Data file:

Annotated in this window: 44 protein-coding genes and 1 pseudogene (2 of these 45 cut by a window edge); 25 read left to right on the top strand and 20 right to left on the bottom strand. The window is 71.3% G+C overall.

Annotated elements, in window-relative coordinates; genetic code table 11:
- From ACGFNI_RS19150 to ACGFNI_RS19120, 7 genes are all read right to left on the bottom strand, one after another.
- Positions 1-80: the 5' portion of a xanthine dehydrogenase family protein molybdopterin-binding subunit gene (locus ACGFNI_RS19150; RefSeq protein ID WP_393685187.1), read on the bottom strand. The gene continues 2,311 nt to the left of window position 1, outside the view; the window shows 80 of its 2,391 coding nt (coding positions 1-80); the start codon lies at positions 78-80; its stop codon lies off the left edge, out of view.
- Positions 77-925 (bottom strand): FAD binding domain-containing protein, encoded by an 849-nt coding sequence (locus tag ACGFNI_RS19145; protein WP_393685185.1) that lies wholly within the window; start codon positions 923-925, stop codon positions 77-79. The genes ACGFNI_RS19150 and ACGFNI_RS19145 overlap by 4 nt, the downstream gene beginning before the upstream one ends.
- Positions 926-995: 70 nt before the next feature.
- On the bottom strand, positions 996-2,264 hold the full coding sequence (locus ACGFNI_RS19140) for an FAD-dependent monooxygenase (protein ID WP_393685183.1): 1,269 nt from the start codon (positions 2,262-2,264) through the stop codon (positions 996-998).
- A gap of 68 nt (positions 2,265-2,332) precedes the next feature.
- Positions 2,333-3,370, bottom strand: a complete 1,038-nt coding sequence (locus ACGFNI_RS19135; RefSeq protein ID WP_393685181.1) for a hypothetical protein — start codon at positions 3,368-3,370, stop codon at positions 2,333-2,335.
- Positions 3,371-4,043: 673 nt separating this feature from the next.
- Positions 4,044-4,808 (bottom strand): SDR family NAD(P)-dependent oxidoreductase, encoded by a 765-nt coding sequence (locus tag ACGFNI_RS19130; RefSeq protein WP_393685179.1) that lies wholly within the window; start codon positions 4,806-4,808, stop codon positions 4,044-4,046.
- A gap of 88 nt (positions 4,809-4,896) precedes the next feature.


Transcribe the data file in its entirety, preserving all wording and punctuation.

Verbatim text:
Annotated in this window: 44 protein-coding genes and 1 pseudogene (2 of these 45 cut by a window edge); 25 read left to right on the top strand and 20 right to left on the bottom strand. The window is 71.3% G+C overall.

Annotated elements, in window-relative coordinates; genetic code table 11:
- From ACGFNI_RS19150 to ACGFNI_RS19120, 7 genes are all read right to left on the bottom strand, one after another.
- Positions 1-80: the 5' portion of a xanthine dehydrogenase family protein molybdopterin-binding subunit gene (locus ACGFNI_RS19150; RefSeq protein ID WP_393685187.1), read on the bottom strand. The gene continues 2,311 nt to the left of window position 1, outside the view; the window shows 80 of its 2,391 coding nt (coding positions 1-80); the start codon lies at positions 78-80; its stop codon lies off the left edge, out of view.
- Positions 77-925 (bottom strand): FAD binding domain-containing protein, encoded by an 849-nt coding sequence (locus tag ACGFNI_RS19145; protein WP_393685185.1) that lies wholly within the window; start codon positions 923-925, stop codon positions 77-79. The genes ACGFNI_RS19150 and ACGFNI_RS19145 overlap by 4 nt, the downstream gene beginning before the upstream one ends.
- Positions 926-995: 70 nt before the next feature.
- On the bottom strand, positions 996-2,264 hold the full coding sequence (locus ACGFNI_RS19140) for an FAD-dependent monooxygenase (protein ID WP_393685183.1): 1,269 nt from the start codon (positions 2,262-2,264) through the stop codon (positions 996-998).
- A gap of 68 nt (positions 2,265-2,332) precedes the next feature.
- Positions 2,333-3,370, bottom strand: a complete 1,038-nt coding sequence (locus ACGFNI_RS19135; RefSeq protein ID WP_393685181.1) for a hypothetical protein — start codon at positions 3,368-3,370, stop codon at positions 2,333-2,335.
- Positions 3,371-4,043: 673 nt separating this feature from the next.
- Positions 4,044-4,808 (bottom strand): SDR family NAD(P)-dependent oxidoreductase, encoded by a 765-nt coding sequence (locus tag ACGFNI_RS19130; RefSeq protein WP_393685179.1) that lies wholly within the window; start codon positions 4,806-4,808, stop codon positions 4,044-4,046.
- A gap of 88 nt (positions 4,809-4,896) precedes the next feature.